Explain-a-holic (Communicate Clearly)

But just a couple of days ago, I was talking to someone about managing expectations in the IT world. How do you convince someone else to buy into a project? How do you get them to back your idea, rather than inventing their own? While the question itself is interesting, I’m going to leave my thoughts on it to another post.

What I realized, halfway through answering the question, was that I was sucking up a lot of time talking about things that probably didn’t matter. I was spending time talking about the problems of getting people to own the problem, or make them believe they’d invented the solution, and specific projects I’d been involved in where we could never convince a wide group of people to buy into our ideas and solutions.

At some point, I’m certain I sounded like this snippet from a recent email —

Like if I asked, “what is 1+1?” he might say, “one takes 1, and adds 1 to it, and you get the next integer, which is really quite interesting, because you can do this over and over again, and never get the same answer, which is a bit like…”

There are, generally speaking, two kinds of engineers in the world. Those who know how to talk to people, and those who don’t. You should really learn to be the second kind, of course. But the problem with engineers is once we learn to talk, we have a hard time shutting up. It’s all too easy for an engineer to move from the quiet kid in the corner who never says anything to the boisterous person who talks about everything without explaining anything.

In other words, it’s all too easy to become an explain-a-holic.

The probable cause of this tendency is two fold. First, as engineers, much of our living depends on knowing a lot about a lot of things. It’s all too easy to get wrapped up in the resume padding game, wanting to make certain your audience really knows just how much of a geek you are, and how many little areas of technology you know about. Second, as engineers, it’s easy to get lost in the details of how something works rather than why. Engineering has a fix this now mindset, often making it difficult to listen, or to limit ourselves to the immediate question.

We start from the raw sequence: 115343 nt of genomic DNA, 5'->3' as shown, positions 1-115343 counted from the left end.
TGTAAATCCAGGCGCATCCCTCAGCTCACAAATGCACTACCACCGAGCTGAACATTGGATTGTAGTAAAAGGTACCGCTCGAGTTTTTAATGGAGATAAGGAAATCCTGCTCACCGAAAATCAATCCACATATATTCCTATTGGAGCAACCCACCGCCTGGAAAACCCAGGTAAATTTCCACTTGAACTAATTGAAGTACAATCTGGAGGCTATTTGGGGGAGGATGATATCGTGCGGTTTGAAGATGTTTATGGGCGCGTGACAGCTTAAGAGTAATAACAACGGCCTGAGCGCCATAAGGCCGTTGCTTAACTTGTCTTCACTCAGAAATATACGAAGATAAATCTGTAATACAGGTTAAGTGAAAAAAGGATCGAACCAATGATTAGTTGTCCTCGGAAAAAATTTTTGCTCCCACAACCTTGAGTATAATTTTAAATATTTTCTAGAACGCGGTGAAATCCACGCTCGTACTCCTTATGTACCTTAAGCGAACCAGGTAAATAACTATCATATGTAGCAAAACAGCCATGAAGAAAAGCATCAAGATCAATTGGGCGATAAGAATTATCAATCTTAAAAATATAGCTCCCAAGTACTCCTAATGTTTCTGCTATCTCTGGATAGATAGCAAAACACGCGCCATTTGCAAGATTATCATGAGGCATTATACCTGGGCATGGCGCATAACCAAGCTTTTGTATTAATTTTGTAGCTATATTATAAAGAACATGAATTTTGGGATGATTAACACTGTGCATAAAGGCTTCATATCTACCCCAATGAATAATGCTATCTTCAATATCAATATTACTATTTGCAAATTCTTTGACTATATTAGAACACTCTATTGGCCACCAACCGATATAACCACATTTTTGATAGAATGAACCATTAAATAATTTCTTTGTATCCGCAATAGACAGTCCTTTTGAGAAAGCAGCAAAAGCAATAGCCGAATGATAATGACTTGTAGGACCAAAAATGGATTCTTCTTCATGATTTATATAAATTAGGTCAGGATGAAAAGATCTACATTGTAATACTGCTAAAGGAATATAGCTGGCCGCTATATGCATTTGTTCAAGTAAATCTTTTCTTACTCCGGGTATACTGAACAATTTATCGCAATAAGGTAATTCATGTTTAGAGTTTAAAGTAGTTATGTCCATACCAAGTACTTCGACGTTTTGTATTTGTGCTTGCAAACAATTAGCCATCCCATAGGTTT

How can you solve this (see — engineering!)?

Listen to the question. You need to listen to what is being asked, rather than for things you know how to answer. A lot of the explain-a-holic tendency is simply putting fluff around the words “I don’t know this, but I do know that.” A little humility (I know that’s hard, because most geeks don’t excel at humility).

Give brief answers. Listen to what you’re saying when you answer. One reason I like to blog is because I must keep my posts around 500-1000 words — a challenge, since I’m used to writing much longer pieces of text.

Minimize the example. A common rule of thumb for slides is, “if you can’t explain it with five routers, you don’t understand it well enough.” There is a good illustration or example for every principle in the world — and it’s always small enough that it’s easier to understand than the concept itself. In the engineering world, we love complex examples that develop every potential case, including small corner cases that are only encountered once every hundred years. No example is going to “run on all four feet.” They’ll all be just partial explanations. But try to extract the principle in the simplest example possible.

It’s not about you. You’re not trying to make your listener love (or like) you. You’re just trying to explain a simple idea. It’s useful to keep the explanation entertaining, so it’s easier to remember, but it’s not about you.

Of course, I’m writing this post for myself as much as I am for you — these are ideas we all need to learn to live by.

Don’t be an explain-a-holic. Communicate clearly.